* Let me start with “Morning Announcements,” which is a comedy piece I wrote specifically for my w00tstock appearance. Naturally, for the Hugo category of Best Dramatic Presentation, Short Form, there’s going to be some tough competition in the form of Doctor Who, Torchwood, Fringe and all those other science fiction television shows, not omitting my own sentimental favorite, Stargate: Universe.
Two things here. One, I think it’s good to remember that the category doesn’t have to be for television shows only; it’s for “a dramatized production in any medium, including film, television, radio, live theater, computer games or music. The work must last less than 90 minutes (excluding commercials).” The piece was written specifically for live theater, featured acting (me, as an assistant principal of a future high school) and at eight minutes and change, is substantially less than ninety minutes.
Two, I think it’s pretty funny, very science fictional, and performed for a packed house of science fiction and fantasy nerds. It’s right in the sweet spot for this category.
So, no, this isn’t just stunt suggesting on my part. Give “Morning Announcements” a shot, and if you enjoy it, think about whether it merits a nod. And while you’re at it, give some thought to other short dramatic presentations, not related to television, which are worthy of consideration in this category. Surprises are fun. You’ll still have a few other slots for TV shows (especially for SG:U, hint hint).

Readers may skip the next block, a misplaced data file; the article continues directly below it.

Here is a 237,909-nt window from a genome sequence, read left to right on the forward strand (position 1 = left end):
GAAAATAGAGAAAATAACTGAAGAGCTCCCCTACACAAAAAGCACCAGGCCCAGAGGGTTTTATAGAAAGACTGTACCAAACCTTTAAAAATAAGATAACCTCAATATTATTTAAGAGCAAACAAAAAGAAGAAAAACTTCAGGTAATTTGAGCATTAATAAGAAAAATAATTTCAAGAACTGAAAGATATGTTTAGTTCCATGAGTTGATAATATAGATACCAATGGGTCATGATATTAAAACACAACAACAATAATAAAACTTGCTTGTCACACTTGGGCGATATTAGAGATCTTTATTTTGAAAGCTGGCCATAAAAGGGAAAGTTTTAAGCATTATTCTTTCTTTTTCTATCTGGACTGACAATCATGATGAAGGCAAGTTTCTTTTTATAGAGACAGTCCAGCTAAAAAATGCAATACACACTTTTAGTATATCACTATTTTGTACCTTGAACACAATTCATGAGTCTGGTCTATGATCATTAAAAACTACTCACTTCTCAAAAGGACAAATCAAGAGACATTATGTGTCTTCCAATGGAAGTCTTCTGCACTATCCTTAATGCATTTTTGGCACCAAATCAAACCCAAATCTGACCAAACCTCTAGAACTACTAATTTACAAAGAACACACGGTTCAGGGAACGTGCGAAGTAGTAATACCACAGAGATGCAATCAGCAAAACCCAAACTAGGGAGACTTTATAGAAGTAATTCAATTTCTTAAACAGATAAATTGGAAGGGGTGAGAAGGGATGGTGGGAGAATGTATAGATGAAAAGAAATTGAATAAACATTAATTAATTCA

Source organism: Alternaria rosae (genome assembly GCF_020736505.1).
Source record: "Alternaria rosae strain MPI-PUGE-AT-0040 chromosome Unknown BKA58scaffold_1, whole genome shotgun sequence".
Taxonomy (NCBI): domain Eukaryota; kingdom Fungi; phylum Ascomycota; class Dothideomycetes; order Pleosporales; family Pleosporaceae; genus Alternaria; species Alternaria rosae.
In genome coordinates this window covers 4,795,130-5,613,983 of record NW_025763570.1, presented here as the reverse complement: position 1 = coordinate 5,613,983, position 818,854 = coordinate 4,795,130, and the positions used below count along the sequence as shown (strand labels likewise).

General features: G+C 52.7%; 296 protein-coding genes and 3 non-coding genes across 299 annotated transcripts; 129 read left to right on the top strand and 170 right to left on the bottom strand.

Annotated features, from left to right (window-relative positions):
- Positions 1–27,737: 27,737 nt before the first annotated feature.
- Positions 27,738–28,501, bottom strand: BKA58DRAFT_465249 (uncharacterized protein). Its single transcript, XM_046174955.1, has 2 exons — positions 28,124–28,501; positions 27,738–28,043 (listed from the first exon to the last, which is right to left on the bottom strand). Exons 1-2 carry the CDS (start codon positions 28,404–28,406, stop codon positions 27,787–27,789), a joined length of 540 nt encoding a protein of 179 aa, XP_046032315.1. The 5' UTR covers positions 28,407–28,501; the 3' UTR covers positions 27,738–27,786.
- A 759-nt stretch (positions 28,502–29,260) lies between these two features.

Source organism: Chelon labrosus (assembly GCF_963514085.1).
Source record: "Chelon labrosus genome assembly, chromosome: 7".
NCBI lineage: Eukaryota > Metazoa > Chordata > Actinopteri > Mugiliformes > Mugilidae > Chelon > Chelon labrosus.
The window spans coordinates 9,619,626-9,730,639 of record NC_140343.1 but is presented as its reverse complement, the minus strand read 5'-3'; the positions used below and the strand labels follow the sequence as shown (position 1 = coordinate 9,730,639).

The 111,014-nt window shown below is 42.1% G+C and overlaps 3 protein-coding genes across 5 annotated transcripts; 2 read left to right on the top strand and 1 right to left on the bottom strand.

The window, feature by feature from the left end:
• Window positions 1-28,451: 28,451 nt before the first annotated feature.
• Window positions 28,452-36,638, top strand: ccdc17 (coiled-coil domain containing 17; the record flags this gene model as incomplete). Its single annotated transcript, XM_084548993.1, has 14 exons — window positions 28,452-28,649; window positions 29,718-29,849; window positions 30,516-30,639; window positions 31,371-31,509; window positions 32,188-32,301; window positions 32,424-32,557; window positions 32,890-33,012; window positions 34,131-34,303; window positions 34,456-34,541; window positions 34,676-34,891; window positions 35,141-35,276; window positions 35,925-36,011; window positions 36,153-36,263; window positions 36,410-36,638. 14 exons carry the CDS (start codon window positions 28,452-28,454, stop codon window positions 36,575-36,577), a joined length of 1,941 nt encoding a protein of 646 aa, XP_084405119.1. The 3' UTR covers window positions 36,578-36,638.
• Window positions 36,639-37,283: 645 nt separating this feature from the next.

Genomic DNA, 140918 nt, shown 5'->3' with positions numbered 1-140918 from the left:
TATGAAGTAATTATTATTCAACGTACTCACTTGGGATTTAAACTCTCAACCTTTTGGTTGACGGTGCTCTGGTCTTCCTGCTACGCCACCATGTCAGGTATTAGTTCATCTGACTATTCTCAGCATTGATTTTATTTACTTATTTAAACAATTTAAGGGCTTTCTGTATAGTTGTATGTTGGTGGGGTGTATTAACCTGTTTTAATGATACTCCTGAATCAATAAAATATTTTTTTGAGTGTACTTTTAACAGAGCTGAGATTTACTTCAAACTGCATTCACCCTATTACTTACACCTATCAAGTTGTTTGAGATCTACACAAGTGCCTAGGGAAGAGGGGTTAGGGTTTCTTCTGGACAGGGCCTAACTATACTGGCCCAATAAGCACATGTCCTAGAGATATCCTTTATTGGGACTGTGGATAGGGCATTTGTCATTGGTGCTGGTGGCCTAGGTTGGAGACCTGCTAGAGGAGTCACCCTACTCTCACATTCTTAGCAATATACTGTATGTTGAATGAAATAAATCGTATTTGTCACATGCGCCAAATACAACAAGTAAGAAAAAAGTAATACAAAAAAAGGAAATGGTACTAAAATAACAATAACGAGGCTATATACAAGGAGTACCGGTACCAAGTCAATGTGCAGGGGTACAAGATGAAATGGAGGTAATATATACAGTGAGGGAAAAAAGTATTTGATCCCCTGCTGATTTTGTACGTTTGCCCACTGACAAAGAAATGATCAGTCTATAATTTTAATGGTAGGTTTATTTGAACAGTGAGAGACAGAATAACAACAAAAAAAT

* In the short story category, you may note me pointing out “When the Yogurt Took Over,” which is a very short piece (exactly one thousand words) about a ridiculous subject (intelligent yogurt) which I self-published here. I wrote it as a trifle but I have to say since I’ve written it, it’s grown on me, no pun intended. I could explain why but that’s the equivalent of leading the witness. So I’ll just say: Trifle though it was intended to be, check it out.
* As regards Clash of the Geeks, as the editor of the project I am in fact very proud of it. Once again, an absolutely ridiculous subject, and I make no bones about that. But the contributors — all of them — outperformed, and at times extraordinarily so. If you’re someone thinking about nominations for an award which features anthologies, look beyond the silliness and check out the writing craft on display.
* Once again I will note that I am eligible for the Hugo Fan Writer category and once again I would urge nominators not to nominate me and to look through the (crowded) field of potential candidates for this award. One of the things I feel very happy about is that in the last four years, there have been four different winners of this Hugo, which is a nice change from the 20 years previous to that. Let’s keep that up and get that rocket to people who deserve it and haven’t won it yet.
Thus endeth my award pimpage for 2011. And for those of you who are wondering, per this post, I wrote this last night and scheduled it for this morning.
Update, 11:22 am, 1/3: Was asked in e-mail if I’m eligible for Best Editor consideration, re: Clash of the Geeks. For the Hugo Best Editor, Short Form category, the answer is “no,” I’m one editing credit short of being qualified (you need four editing credits over a career plus at least one editing credit for the year in question). So don’t waste a vote on me; there are numerous other rather more qualified candidates for the category in any event. As for other awards with an editing category, I don’t know; you’d have to check the rules in question.